10. A method for estimating values of features of one or more image regions in a video sequence including a plurality of video image frames when the one or more of the features are obscured by objects over portions of the video sequence, the method comprising the steps of:
aligning each image frame in the video sequence to a previously processed image frame of the plurality of video image frames;
filtering each image frame In the video sequence to normalize values of the features In the plurality of video image frames in the video sequence;
generating a histogram for each image region over the a plurality of image frames in the sequence, including, for each region In each image frame in the video sequence, the steps of:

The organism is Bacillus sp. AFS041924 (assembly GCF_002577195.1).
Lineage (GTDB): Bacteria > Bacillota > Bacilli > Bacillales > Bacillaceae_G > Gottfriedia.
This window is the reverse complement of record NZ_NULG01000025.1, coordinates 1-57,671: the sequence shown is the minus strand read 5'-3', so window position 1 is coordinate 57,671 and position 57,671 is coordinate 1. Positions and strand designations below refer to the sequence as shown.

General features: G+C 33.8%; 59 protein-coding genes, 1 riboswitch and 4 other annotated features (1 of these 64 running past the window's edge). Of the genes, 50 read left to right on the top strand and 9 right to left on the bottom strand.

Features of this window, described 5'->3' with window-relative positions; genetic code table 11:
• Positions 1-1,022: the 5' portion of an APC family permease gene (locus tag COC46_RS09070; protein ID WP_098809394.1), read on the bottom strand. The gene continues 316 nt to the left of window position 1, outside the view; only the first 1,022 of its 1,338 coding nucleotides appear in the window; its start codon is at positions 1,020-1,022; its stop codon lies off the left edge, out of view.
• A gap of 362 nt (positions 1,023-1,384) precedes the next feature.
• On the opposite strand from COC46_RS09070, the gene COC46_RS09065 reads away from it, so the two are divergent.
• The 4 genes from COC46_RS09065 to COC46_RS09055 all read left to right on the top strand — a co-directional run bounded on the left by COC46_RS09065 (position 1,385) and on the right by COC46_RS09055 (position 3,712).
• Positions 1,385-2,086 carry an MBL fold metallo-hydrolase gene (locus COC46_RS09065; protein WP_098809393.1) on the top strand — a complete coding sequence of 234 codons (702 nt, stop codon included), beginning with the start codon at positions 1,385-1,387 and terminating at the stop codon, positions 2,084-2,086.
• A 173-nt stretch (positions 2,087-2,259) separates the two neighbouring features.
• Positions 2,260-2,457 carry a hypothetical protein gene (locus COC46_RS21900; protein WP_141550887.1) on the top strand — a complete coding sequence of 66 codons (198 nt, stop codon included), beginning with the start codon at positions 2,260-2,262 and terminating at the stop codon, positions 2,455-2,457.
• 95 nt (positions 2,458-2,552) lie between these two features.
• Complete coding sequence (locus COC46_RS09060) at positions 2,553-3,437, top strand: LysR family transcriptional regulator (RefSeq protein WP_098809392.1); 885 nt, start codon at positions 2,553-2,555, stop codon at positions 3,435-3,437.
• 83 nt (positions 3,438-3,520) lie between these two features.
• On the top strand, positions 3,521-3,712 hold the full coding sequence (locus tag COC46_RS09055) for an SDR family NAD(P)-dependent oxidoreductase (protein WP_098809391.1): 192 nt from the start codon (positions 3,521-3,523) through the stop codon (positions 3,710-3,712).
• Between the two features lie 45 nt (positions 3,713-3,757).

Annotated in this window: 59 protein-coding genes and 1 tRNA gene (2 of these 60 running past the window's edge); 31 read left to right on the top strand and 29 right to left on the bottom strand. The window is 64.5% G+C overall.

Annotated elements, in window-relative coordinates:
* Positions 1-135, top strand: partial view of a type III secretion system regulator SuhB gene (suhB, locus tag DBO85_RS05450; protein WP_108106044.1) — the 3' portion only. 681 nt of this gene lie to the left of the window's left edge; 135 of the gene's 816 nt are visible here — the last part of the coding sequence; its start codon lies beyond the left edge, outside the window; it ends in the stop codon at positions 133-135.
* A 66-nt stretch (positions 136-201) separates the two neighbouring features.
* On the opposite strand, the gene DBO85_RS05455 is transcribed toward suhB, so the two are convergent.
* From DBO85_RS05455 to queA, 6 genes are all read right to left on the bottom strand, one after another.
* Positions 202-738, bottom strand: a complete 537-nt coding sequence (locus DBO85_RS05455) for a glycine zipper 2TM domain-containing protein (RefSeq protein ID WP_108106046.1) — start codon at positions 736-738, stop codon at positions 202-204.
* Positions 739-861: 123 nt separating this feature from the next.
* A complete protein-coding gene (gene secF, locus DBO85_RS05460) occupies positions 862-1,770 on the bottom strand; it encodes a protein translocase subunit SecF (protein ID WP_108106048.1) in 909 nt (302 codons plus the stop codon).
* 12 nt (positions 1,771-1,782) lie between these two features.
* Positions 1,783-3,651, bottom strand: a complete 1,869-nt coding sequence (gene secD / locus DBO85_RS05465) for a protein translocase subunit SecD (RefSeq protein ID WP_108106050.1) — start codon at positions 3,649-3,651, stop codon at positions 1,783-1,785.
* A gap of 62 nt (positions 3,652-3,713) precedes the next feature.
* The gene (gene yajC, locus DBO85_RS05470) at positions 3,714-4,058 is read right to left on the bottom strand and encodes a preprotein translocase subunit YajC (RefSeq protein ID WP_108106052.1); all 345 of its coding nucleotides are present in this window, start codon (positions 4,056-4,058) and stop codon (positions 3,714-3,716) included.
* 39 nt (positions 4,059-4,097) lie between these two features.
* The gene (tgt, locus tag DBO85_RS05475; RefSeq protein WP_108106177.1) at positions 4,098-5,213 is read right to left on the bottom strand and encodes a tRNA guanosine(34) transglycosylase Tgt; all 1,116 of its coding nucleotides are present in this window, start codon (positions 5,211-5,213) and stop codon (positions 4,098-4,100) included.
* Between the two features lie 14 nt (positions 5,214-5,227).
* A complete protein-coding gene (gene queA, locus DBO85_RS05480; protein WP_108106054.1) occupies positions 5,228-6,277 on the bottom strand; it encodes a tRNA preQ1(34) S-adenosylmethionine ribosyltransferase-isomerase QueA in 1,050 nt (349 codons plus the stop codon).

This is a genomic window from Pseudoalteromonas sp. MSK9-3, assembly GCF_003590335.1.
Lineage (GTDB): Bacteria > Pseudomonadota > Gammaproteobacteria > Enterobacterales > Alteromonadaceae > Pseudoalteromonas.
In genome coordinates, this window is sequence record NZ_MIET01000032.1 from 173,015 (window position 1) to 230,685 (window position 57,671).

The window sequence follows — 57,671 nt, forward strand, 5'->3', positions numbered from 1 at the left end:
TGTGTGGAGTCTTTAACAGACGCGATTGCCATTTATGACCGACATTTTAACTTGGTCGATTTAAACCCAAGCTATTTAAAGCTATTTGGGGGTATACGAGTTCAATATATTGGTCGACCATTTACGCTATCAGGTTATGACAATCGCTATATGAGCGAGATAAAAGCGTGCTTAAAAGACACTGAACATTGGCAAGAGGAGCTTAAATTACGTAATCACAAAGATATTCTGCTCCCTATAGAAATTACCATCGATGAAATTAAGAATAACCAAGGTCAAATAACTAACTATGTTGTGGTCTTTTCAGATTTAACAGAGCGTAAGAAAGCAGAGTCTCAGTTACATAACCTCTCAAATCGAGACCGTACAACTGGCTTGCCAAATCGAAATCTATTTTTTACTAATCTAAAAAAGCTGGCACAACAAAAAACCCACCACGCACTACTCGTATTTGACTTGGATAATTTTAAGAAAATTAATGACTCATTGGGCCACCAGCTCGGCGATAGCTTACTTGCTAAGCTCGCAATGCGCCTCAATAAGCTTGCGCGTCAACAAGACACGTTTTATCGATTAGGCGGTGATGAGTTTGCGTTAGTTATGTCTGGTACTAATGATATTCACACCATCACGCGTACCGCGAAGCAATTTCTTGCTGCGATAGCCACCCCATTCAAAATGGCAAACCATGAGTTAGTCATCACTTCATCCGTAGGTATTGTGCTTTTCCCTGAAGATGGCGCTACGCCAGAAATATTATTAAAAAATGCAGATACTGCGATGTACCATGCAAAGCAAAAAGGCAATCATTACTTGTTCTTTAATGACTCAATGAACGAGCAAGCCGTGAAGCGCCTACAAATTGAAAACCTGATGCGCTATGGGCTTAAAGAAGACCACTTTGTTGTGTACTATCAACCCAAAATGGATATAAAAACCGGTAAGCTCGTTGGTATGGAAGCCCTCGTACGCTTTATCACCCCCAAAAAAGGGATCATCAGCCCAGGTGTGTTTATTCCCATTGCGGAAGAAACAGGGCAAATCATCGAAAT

determining the feature values for the region in the image frame;
determining if the features in the region are obscured;
if the features in the region are not obscured in the image frame, incrementing cells of a histogram corresponding to the determined feature values;
calculating, at each image region, a mode value as indicated by the histogram;
replacing each image region by its mode value to produce an image of the estimated feature values of the sequence of images.
11. A method according to claim 10, wherein the step of determining if the features in the region are obscured includes the step of detecting motion among corresponding regions in the plurality of video image frames to an indication that features are obscured in regions that exhibit motion.
12. A method according to claim 10, wherein the step of generating the histogram recursively filters each image region over the plurality of image frames to generate the histogram.